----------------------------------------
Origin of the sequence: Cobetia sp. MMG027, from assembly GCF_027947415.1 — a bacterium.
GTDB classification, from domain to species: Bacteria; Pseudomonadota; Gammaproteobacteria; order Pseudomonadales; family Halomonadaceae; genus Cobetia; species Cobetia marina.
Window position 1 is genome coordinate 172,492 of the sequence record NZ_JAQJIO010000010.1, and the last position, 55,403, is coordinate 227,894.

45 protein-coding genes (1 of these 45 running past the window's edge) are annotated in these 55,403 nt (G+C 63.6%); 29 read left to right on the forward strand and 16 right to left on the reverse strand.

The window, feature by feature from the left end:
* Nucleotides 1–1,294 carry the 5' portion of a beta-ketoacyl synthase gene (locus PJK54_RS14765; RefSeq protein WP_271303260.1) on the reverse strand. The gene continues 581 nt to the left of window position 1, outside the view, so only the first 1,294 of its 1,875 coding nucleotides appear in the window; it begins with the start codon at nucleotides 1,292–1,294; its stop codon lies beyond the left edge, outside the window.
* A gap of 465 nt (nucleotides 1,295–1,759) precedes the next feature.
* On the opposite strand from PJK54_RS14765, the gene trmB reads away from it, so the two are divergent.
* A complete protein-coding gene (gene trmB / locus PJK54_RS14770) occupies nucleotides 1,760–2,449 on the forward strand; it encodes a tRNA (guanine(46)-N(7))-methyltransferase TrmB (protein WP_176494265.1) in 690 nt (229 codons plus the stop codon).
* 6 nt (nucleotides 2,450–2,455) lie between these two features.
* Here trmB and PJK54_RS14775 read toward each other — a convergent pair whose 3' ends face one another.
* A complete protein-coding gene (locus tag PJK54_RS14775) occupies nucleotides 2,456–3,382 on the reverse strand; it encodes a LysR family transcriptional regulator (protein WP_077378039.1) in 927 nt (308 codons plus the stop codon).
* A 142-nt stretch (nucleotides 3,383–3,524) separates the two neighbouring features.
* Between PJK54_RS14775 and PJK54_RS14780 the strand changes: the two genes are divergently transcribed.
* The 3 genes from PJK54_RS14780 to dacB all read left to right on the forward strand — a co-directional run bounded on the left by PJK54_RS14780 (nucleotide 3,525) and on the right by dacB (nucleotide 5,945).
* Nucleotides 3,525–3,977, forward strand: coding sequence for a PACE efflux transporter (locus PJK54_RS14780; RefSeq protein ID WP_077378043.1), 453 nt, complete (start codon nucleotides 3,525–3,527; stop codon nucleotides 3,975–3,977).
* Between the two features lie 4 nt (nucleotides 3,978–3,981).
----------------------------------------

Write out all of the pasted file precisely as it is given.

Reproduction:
Origin of the sequence: Cobetia sp. MMG027, from assembly GCF_027947415.1 — a bacterium.
GTDB classification, from domain to species: Bacteria; Pseudomonadota; Gammaproteobacteria; order Pseudomonadales; family Halomonadaceae; genus Cobetia; species Cobetia marina.
Window position 1 is genome coordinate 172,492 of the sequence record NZ_JAQJIO010000010.1, and the last position, 55,403, is coordinate 227,894.

45 protein-coding genes (1 of these 45 running past the window's edge) are annotated in these 55,403 nt (G+C 63.6%); 29 read left to right on the forward strand and 16 right to left on the reverse strand.

The window, feature by feature from the left end:
* Nucleotides 1–1,294 carry the 5' portion of a beta-ketoacyl synthase gene (locus PJK54_RS14765; RefSeq protein WP_271303260.1) on the reverse strand. The gene continues 581 nt to the left of window position 1, outside the view, so only the first 1,294 of its 1,875 coding nucleotides appear in the window; it begins with the start codon at nucleotides 1,292–1,294; its stop codon lies beyond the left edge, outside the window.
* A gap of 465 nt (nucleotides 1,295–1,759) precedes the next feature.
* On the opposite strand from PJK54_RS14765, the gene trmB reads away from it, so the two are divergent.
* A complete protein-coding gene (gene trmB / locus PJK54_RS14770) occupies nucleotides 1,760–2,449 on the forward strand; it encodes a tRNA (guanine(46)-N(7))-methyltransferase TrmB (protein WP_176494265.1) in 690 nt (229 codons plus the stop codon).
* 6 nt (nucleotides 2,450–2,455) lie between these two features.
* Here trmB and PJK54_RS14775 read toward each other — a convergent pair whose 3' ends face one another.
* A complete protein-coding gene (locus tag PJK54_RS14775) occupies nucleotides 2,456–3,382 on the reverse strand; it encodes a LysR family transcriptional regulator (protein WP_077378039.1) in 927 nt (308 codons plus the stop codon).
* A 142-nt stretch (nucleotides 3,383–3,524) separates the two neighbouring features.
* Between PJK54_RS14775 and PJK54_RS14780 the strand changes: the two genes are divergently transcribed.
* The 3 genes from PJK54_RS14780 to dacB all read left to right on the forward strand — a co-directional run bounded on the left by PJK54_RS14780 (nucleotide 3,525) and on the right by dacB (nucleotide 5,945).
* Nucleotides 3,525–3,977, forward strand: coding sequence for a PACE efflux transporter (locus PJK54_RS14780; RefSeq protein ID WP_077378043.1), 453 nt, complete (start codon nucleotides 3,525–3,527; stop codon nucleotides 3,975–3,977).
* Between the two features lie 4 nt (nucleotides 3,978–3,981).